prime day 2021 canada

Amazon cancels Prime Day in Canada due to COVID and people have thoughts

Amazon has announced the indefinite postponement of its popular "Prime Day" sale event, but only in India and Canada, where the COVID-19 pandemic remains enough of a problem to have closed down entire distribution centres (at least in the GTA.)

Prime Day, which is similar to Boxing Day or Black Friday in terms of one-day-only doorbuster deals on big-ticket items, traditionally takes place over two days in July, though last year it was pushed back to October as a result of the pandemic.

According to CNBC, the annual sales event launched in 2015 as a way for Amazon to "secure new Prime members, promote [its] own products and services, and provide a sales boost in the middle of the year."

The promotion appears to be going forward in July as usual for people in the U.S. and many other countries this year, but the company has confirmed that Prime Day (or, realistically Prime Days,) will not take be taking place in Canada or India.

This is due to the overwhelming number of COVID-19 cases in both countries, and the impacts of the pandemic upon the labour forces that Amazon depends on to organize and distribute product.

Three Amazon fulfilment centres in Peel Region alone have been shut down over the past few weeks after more than five cases were confirmed among workers — two facilities in Brampton, Ontario, one in Caledon.

"As we continued to monitor the impact of COVID-19 in Canada, we have decided to pause plans for Prime Day 2021 in Canada," said Amazon in a statement published by the Canadian Press on Friday.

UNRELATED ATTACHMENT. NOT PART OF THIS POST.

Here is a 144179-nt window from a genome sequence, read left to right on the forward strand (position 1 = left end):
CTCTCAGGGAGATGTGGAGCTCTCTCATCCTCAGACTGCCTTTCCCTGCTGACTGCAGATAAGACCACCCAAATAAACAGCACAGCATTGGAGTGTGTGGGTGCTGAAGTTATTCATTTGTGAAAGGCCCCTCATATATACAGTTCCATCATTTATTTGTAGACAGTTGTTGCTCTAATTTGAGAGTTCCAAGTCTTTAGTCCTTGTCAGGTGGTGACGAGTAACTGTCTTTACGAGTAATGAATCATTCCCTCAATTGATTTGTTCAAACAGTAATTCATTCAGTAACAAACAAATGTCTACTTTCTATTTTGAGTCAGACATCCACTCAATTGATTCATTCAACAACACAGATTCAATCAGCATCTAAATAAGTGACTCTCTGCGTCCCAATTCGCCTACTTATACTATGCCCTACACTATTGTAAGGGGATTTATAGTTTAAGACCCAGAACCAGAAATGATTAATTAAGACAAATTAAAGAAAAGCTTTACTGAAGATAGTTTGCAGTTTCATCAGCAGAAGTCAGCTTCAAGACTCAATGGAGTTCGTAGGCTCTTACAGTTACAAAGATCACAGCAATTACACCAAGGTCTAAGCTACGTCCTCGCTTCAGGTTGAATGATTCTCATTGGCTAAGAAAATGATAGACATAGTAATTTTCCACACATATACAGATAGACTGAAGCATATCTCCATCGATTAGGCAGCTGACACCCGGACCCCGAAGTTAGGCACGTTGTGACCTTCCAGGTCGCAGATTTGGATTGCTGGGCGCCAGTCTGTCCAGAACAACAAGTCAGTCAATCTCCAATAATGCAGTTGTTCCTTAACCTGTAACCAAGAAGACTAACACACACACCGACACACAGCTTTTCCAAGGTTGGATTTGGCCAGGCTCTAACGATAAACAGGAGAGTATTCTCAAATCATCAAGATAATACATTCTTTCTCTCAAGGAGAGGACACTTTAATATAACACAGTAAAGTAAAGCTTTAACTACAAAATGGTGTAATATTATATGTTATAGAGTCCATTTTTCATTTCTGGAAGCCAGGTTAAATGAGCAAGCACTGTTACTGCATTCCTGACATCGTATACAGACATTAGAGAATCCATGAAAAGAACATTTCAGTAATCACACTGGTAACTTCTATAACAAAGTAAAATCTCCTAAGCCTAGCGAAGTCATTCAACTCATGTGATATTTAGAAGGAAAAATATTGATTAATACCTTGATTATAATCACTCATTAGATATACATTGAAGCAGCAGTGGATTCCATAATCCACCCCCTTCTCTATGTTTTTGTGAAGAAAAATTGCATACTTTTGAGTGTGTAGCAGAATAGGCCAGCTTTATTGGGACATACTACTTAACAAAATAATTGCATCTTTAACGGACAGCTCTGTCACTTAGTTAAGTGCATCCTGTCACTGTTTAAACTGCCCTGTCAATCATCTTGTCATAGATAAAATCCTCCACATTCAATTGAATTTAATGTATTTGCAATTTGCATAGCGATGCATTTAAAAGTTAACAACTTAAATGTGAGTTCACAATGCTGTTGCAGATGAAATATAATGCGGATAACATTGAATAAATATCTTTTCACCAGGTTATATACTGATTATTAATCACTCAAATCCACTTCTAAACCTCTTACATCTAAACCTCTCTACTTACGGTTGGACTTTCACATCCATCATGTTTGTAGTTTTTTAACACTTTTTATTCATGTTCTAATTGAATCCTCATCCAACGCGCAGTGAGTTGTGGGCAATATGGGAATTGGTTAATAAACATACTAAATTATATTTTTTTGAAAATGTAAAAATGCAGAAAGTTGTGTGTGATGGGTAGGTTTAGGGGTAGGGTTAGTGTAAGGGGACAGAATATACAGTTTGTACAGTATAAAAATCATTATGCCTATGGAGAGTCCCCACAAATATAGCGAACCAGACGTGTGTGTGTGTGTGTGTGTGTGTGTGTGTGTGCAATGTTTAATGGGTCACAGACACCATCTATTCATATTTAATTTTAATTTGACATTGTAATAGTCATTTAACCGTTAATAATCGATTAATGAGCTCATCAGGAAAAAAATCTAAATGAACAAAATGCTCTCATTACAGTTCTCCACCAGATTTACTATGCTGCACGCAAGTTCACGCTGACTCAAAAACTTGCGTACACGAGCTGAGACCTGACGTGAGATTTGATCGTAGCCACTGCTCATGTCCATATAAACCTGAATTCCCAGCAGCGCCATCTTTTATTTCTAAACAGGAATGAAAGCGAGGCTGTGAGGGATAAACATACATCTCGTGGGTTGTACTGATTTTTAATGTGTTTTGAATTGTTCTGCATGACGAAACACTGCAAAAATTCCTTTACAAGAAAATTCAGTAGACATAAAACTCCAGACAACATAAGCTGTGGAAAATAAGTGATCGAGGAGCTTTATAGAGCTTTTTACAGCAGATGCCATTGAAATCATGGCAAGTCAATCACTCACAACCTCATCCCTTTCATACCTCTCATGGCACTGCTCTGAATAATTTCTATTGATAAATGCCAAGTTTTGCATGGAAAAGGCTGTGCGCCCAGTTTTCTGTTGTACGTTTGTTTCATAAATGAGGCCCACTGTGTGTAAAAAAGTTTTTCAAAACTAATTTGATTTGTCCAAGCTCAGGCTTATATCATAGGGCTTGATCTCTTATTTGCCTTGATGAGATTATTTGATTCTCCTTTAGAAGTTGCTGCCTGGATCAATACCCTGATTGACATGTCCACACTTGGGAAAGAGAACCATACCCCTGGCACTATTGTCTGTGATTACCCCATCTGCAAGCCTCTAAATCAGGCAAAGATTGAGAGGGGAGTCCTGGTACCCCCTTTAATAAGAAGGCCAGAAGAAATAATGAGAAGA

"We will … work with teams to determine the next best steps for Prime Day 2021."

Some Canadian consumers are angry about the fact that Prime Day will be delayed, but for every annoyed social media post, there's another one pointing out how much more disturbing it is that these outbreaks were allowed to happen in the first place.

"During the COVID-19 pandemic, Jeff Bezos's wealth increased by $11,500,000 per hour, but the wage increase for workers was only $0.99 per hour," tweeted Toronto-based ER physician Dr. Gaibrie Stephen in response to the hubub on Friday.

"This pandemic has been a giant corporate wealth transfer. I don’t care about Prime Day."

"Clarification: Amazon Prime Day won't happen in Canada this year because our system prioritizes making Jeff Bezos $152,000 per minute over providing paid sick leave and a livable wage to protect the lives of essential workers, even in a pandemic," wrote Naheed Dosani, also a physician in Toronto, similarly.

Ahmed Ali, Health Policy PhD Candidate, put it succinctly as thus:

"To those angry about Amazon pausing its Prime Day in Canada, you should be more angry about the fact that Amazon can afford to pay its workers a livable wage (but doesn't) and Jeff Bezos would STILL be a billionaire."

Lead photo by

josemiguels from Pixabay

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